House_of_Cards

The real story of how Ninjas were added to Magic.

The Day the Ninjas Fell

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The letter N!inja Week. Right. Is this some kind of sick joke, Scott? Rub my nose in it, huh? I guess I can't blame you. And I guess I deserve it. But if I'm going to be taunted like this, then I'm not going to toe the company line. You, the reader, come to me because you know I shovel what no one else will: Pure, military-grade truth. Everyone else is swimming in a heated, Olympic-size pool of propaganda. Or should I call it Rosewaterganda? The spin doctors at Wizards of the Coast put Mother Theresa's spin doctors to shame. Well, start casting the made-for-CourtTV biopic of Whistleblower: The Mark Gottlieb Story: Power, Fame, and Ninjas: An American Tragedy, because my very loud silence is finally over.

You know I shovel what no one else will…

Let's face it, Rosewater spins a good yarn. (He did write for Roseanne, after all.) But I am appalled—appalled!—that a member of Wizards of the Coast R&D would devote his entire column to lying to you, our valued customer. This is not a fiction forum! This is a place for truth and enlightenment. Well, a few Mondays ago, Mark turned it into a place for lies and endarkenment. He went on and on about how R&D came up with the ideas for Ninjas (some kind of Japanese mythology questionnaire—why, it even sounds preposterous) and ninjutsu (Rosewater dreamed up—all on his own—the concept that Ninjas wanted to be in disguise). But the real story is, paradoxically, so much simpler. R&D was inspired to create Ninjas because I attacked them with my army of genetically engineered nuclear mutant robot ninjas.

It all started back in the brief moment in time after my head had swelled so much with notions of my own greatness that I had taken to calling everyone “Jeeves,” but before my mind had completely snapped and severed ties to reality. Then my mind completely snapped and severed ties to reality. I decided to take over the world. Step one was to take over my apartment. Except for a light skirmish with the sentient lump of mold in the back of my fridge, my apartment and both its feline denizens were ripe for the conquering. Step two was to take over my hollowed-out volcano lair. That was a bit more difficult because my nemesis Captain Obvious had infested it with a pack of genetically engineered mutant robot ninjas, but it turns out they're lactose intolerant. So, victory. Step 3 was to take over my company. And that's when I had the brilliant and completely original idea of creating an army of genetically engineered nuclear mutant robot ninjas! What could possibly stop them? My day of ascension was assured!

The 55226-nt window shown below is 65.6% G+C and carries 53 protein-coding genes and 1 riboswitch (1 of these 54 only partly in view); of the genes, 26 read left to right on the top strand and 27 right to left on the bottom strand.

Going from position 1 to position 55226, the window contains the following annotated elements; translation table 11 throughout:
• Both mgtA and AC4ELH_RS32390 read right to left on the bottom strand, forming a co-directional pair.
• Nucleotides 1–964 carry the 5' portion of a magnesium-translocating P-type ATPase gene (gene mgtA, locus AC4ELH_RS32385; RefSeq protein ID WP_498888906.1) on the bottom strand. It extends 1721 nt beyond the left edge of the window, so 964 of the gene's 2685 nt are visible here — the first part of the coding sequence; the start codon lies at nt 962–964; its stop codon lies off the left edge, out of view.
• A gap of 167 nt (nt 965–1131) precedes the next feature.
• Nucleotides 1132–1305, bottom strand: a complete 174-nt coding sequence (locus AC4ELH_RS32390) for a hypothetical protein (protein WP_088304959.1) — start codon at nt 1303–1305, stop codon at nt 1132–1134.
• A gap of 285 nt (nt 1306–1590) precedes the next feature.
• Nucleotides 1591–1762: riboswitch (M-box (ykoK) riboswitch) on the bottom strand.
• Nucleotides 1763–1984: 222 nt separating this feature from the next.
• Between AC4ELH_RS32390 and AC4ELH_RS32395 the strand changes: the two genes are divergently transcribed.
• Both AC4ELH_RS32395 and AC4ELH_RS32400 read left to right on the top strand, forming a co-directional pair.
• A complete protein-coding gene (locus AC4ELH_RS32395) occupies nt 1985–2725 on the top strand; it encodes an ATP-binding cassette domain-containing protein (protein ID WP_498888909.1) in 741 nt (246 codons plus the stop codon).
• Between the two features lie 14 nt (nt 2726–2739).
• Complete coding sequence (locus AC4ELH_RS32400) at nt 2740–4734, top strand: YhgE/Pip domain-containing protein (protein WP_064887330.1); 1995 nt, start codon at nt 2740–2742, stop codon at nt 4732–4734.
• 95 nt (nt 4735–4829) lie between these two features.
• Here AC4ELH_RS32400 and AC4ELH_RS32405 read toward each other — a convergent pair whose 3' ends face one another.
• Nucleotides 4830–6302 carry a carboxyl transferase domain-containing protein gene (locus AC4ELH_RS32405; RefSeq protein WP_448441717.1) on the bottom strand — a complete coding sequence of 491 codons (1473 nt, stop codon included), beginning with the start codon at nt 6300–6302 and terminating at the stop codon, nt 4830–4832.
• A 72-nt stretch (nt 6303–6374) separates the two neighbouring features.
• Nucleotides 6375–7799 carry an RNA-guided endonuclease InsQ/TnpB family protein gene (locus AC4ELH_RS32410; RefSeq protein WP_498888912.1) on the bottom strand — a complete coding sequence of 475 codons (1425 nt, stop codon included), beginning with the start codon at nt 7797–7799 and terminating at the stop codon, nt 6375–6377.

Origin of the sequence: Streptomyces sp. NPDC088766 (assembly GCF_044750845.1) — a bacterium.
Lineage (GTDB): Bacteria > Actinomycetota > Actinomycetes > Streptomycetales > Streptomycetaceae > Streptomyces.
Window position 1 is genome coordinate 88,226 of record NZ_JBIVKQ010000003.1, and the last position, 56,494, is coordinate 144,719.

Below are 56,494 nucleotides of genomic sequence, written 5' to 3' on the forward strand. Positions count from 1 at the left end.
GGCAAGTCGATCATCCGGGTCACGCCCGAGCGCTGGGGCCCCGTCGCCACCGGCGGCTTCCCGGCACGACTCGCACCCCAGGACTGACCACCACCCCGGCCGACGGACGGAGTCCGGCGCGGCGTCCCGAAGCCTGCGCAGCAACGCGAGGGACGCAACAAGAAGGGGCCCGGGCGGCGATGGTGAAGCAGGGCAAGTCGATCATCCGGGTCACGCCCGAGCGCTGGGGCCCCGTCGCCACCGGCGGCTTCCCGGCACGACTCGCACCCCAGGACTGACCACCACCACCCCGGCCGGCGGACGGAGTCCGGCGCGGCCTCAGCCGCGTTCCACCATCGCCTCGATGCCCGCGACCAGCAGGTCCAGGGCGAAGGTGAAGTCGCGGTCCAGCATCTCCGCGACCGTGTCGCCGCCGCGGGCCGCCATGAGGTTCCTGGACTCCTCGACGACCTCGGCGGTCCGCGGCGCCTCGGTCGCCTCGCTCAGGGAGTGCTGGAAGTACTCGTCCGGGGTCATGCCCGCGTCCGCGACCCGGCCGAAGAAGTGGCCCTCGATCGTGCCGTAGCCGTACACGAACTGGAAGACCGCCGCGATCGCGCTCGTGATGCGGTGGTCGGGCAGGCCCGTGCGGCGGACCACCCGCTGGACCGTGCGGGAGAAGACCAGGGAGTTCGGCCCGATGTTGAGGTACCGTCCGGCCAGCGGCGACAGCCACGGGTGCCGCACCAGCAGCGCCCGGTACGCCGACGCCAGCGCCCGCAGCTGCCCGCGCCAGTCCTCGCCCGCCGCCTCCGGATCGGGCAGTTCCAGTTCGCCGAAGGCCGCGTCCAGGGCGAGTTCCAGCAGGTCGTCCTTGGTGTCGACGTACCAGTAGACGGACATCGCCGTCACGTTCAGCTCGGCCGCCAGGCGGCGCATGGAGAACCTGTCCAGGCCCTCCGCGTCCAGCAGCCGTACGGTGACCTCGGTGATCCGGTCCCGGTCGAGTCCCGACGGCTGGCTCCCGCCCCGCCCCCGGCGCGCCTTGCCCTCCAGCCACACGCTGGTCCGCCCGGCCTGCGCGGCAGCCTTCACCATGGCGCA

And then the rampage began. When Mark Rosewater sat down at the weekly Magic meeting, there was Randy Buehler—no, it was a ninja in disguise! There was Brian Schneider—no, another ninja! There was Aaron Forsythe—well, actually, it was Aaron Forsythe. I had decided to save that disguise for more insidious uses. But everyone else: Yustav Wangerschmidt, Globbo Veerfingen, Matt Place—all replaced by genetically engineered nuclear mutant robot ninjas. They had Rosewater surrounded. But instead of swarming him all at once, one single ninja would approach him, fight him solo, and get beaten. Then another ninja would take a run at him while all the others stood around watching. It seems that my army had trained itself by watching every single ninja movie ever made. In retrospect, it was also probably a bad idea to put their self-destruct buttons right where Rosewater could reach them with his whip. And so died the revolution, except for the brutal aftermath (I was docked half a day's pay and forbidden to ever mention the incident). Then, a week later, Rosewater somehow came up with the Ninja idea. Every time I see one it burns me up. Oh, what might have been…

Dese Guys in Disguise


Ninth Edition Will-o'-the-Wisp, art by Rob Alexander

When playing with most Ninjas, you need creatures that will enable the ninjutsu ability. They should be cheap, so you can get them out and attacking before your opponent has a defense (and, ideally, so the ninjutsu cost fits smoothly into your mana curve). They should have evasion to increase the chances they're unblocked. They should probably be blue or black just to make your life easier. One of the best Ninja enablers of all will be reprinted in a few months: the Ninth Edition set's Will-o'-the-Wisp. You can get it out on turn 1 and attack with it heedlessly. If it's blocked, regenerate it. If it's unblocked (either because it flies or because it has 0 power and seems harmless), Ninja it up.